New Courses Open Doors for New Opportunities

New Courses Open Doors for New Opportunities

Marissa Douglas and Gabriel Colman

Sehome High School’s new building came with a class that’s fresh out of the oven. Starting this school year, students can now sign up for Nutrition and Wellness class, Culinary Arts, Exceptional Education Yoga, and become a G.R.A.D.S. Advocate. These classes all build unique life skills that reflect Sehome’s core covenants: perseverance, inclusivity, integrity, respect.  

Are you interested in becoming the next Master Chef? Or just want to know how to take care of yourself? Then Mr. Bechkowiak is at your service. Mr. Bechkowiak teaches Sehome’s Nutrition and Wellness class and Culinary Arts class. While the Nutrition and Wellness class has already started, Culinary Arts won’t start until next semester. In Nutrition and Wellness, you will learn about the importance of knowing how to prepare nutritious food. Many students value understanding how to make meals for themselves. In an interview, Mr. Bechkowiak told us that most students take his class, “So that when they…go onto college… they can cook for themselves and cook nutritional meals.” You will also be prepared to take the food handlers exam and receive your food handlers permit, paid for by the school.  

After taking Nutrition and Wellness, students may take the culinary arts class. In this class, students will explore the flavors and recipes of a diverse group of cultures, that students get to vote on. You will learn to prepare and cook delicious foods. In Culinary Arts, you will begin with simpler breakfast recipes, and move to more complicated meals that you could use for long life skills. This class focuses less on nutrition and more on the science and art of cooking, like what a student would learn in their first year of culinary arts school.  

According to those who have tasted the goods coming out of the culinary arts kitchen, the food is mouth-wateringly good. On Thursday, September 12th, Nutrition and Wellness made cookies and according to Mr. Toney, they were, “exquisite”. In the future, it is hoped that other dishes will be just as delicious.  

 Mr. Bechkowiak is teaching the importance of cooking through everything from making blueberry scones to Pad Thai. Knowing how to cook is a great way to become more independent and able to care for yourself. If you are interested in taking either of these classes, talk with your counselor.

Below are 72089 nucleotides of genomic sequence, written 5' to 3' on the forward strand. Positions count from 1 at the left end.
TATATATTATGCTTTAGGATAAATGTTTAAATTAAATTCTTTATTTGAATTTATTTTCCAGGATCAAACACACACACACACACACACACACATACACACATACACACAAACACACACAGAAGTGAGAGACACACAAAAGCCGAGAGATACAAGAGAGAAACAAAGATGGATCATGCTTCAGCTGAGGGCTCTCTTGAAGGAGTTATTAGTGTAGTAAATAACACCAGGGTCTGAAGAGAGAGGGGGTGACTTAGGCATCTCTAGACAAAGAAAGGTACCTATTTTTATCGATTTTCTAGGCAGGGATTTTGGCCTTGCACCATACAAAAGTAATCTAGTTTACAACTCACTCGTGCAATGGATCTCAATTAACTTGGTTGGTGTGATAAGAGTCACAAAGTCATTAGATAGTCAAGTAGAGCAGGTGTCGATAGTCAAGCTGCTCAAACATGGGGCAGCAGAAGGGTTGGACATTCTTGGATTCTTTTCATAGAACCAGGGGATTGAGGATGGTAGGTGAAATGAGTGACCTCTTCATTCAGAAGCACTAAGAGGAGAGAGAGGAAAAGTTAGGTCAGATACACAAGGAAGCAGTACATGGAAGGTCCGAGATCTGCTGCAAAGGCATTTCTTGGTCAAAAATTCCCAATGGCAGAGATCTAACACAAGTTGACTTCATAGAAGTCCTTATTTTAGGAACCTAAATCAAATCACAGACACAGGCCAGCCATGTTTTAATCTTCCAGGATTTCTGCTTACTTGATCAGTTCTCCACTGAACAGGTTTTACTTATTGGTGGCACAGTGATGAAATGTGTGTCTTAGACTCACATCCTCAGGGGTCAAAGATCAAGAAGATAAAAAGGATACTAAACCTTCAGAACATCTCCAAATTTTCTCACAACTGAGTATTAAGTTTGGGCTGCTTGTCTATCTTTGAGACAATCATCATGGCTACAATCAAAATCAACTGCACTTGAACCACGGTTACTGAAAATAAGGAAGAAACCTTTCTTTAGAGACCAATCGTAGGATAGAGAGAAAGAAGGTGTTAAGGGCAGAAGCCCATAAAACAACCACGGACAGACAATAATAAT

Students may also enroll in Mr. Hofstedt’s Exceptional Ed. Yoga class, during 6th period. They will be doing partner yoga in the mat room with some students who are a part of the life skills program. By taking this P.E. class, students can build extremely rewarding relationships. 

Starting next semester, Mr. Hofstedt hopes to modify this class so that everyone taking it is enrolled as a student (instead of students signing up as TAs). This will allow for students to earn a P.E. credit and boost their GPA a little. Activities within this class will include partner yoga and a written final. The partner yoga will be with a student from the life skill class that the other student clicks with. Hopefully, they will be able to build a connection for the semester and onward. The written final will be a report on a disability (such as Down Syndrome). This class is about having fun, making bonds, and having a positive attitude. 

When asked about the responsibility of new students to the class, Mr. Hofstedt stated, “Relationships are the foundation of a strong education”. He wants students there to help build relationships with and bridges for students with disabilities. There is also the opportunity for students to learn new perspectives and new appreciations, as people tend to do when learning about anyone they didn’t know before. These important relationships will be aided by fun, cooperative games, like soccer or basketball in small groups, and once again, a positive attitude. 

If you would like to become a student in Mr. Hofstedt’s 6th period Exceptional Ed. Yoga class, talk with your counselor. 

Lastly, students can become a G.R.A.D.S. Advocate during 4th period in the G.R.A.D.S daycare center. Students will be expected to help advocate for teen parents and help them achieve the high school experience they deserve.  

It is important to note that this is not an opportunity to babysit. This class is for students who are if you are interested in helping teen parents throughout their high school experience. Advocates are there to support the parents and help them achieve the “normal” high school experience by giving them the confidence to sign up for activities like sports and homecoming. This class can also earn students a CTE credit because they will be involved with learning and applying life skills such as financing and the importance of early literacy.  

Having a child does not mean that teen parents do not deserve a good high school experience. Some teen parents feel it is very hard to go to school events and take part in school activities because they have kids. Advocates need to be ready to contribute to a positive, supportive environment so that the parents they work with feel confident when involved with school. Ms. Wilhelm is looking for people who are loving, capable, compassionate leaders that are open to alternative situations without judgement.   

Apart from being a good friend to a fellow student, G.R.A.D.S. advocates must be open to working with Ms. Wilhelm. Communication and respecting confidentiality are a big part of this class. The parents you work with must trust you enough to be comfortable to talk about EVERYTHING. If you want to help bridge the gap between teens with and without children, talk to your counselor about becoming a G.R.A.D.S. advocate.